8 BYU International Law and Management Review 33 (2011)
30 Pages Posted: 5 Jun 2011 Last revised: 3 May 2012
Date Written: June 3, 2011
In the wake of the recent financial crisis, Congress has sought to regulate the proprietary trading activities of Wall Street banks. The Volcker Rule, passed into law as section 619 of the Dodd-Frank Act, bans proprietary trading for deposit-taking banks and bank holding companies with deposit-taking subsidiaries or affiliates. It nevertheless allows these institutions to continue to trade on behalf of customers, a category of transactions necessary for the healthy functioning of both the US and global financial systems. The rule proposes that regulators devise rules to distinguish between permissible, often client-facing, trades and impermissible proprietary trades. The rules themselves rely on definitions and metrics to form bright-line distinctions. The thesis of this paper is that such a system is doomed to failure.
The paper analyzes the regulation of banking entities under the Glass-Steagall Act of 1933 in order to demonstrate the successful separation of proprietary trading from deposit-taking institutions' Fed window access through a structure-based regulatory regime that separated investment banks from commercial banks. The paper acknowledges arguments that a return to a regime of discrete structures for banking entities is infeasible given the rise of modern financial institutions after the passage of the Gramm-Leach-Bliley Act of 1999, and gives this as a reason that the Volcker Rule instead focuses on transactions rather than institutional structure.
The paper concludes with the proposition of an alternative regulatory plan which would sidestep the problem-laden task of attempting to distinguish proprietary from non-proprietary trading on a bright-line basis and instead would focus on regulating all sales and trading activities together on a structural level. It would cleave trading operations from the banking entities' structures and force them into separate subsidiary entities with capitalization, ownership and other characteristics engineered to isolate traders from the moral hazard of Fed discount window access and to shackle the continuance of their client-serving operations to the risks they take in their proprietary books.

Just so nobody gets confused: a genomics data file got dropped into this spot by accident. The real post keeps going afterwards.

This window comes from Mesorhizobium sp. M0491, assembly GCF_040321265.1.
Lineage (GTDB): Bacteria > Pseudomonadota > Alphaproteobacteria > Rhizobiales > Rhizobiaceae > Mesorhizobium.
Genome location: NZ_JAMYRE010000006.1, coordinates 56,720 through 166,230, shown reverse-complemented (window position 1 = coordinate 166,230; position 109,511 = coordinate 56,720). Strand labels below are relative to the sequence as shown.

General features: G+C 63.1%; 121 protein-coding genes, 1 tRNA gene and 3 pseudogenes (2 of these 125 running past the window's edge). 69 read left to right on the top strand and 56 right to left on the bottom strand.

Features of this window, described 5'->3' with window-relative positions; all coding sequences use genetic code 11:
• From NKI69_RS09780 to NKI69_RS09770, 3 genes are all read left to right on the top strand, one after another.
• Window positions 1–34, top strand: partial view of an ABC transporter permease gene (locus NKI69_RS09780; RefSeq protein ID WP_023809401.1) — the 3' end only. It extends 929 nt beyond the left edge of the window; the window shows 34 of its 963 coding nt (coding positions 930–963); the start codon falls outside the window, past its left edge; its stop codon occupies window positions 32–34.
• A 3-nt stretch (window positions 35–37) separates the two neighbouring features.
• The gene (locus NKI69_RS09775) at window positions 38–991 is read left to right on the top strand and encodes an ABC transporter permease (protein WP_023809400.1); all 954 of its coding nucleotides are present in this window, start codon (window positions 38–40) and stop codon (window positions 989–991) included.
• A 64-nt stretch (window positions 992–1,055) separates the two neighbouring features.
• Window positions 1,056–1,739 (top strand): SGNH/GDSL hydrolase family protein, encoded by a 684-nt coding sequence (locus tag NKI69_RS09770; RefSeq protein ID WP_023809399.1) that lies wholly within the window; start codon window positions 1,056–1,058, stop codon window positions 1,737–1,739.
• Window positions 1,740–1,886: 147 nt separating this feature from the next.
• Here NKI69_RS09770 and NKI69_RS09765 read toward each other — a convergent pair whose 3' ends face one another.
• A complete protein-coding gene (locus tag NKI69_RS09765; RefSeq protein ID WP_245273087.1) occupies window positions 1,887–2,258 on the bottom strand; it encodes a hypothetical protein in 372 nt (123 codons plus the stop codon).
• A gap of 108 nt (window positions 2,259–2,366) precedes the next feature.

Keywords: Volcker, Volcker Rule, Dodd-Frank, Dodd Frank, proprietary trading, trading regulation, moral hazard
JEL Classification: K00, K22, K23, K29, G20, G21, G24, G28
Suggested Citation: Suggested Citation
Chatterjee, Rex, Dictionaries Fail: The Volcker Rule’s Reliance on Definitions Renders It Ineffective and a New Solution is Needed to Adequately Regulate Proprietary Trading (June 3, 2011). 8 BYU International Law and Management Review 33 (2011). Available at SSRN: https://ssrn.com/abstract=1857371 or http://dx.doi.org/10.2139/ssrn.1857371
By Andrew Tuch
By David Skeel
By Melanie Fein
By Dan Awrey
Under the 'Volcker Rule' in the United States, it is Proposed that Banks Will No Longer Be Allowed to Own, Invest in, or Sponsor Hedge Funds, Private Equity Funds, or Proprietary Trading Operations for Their Own Profit, Unrelated to Serving Their Customers: Can this Be an Effective Regulatory Response to Risk Issues Exposed During the Financial Crisis that Commenced in the Autumn of 2008?
By Ted Harding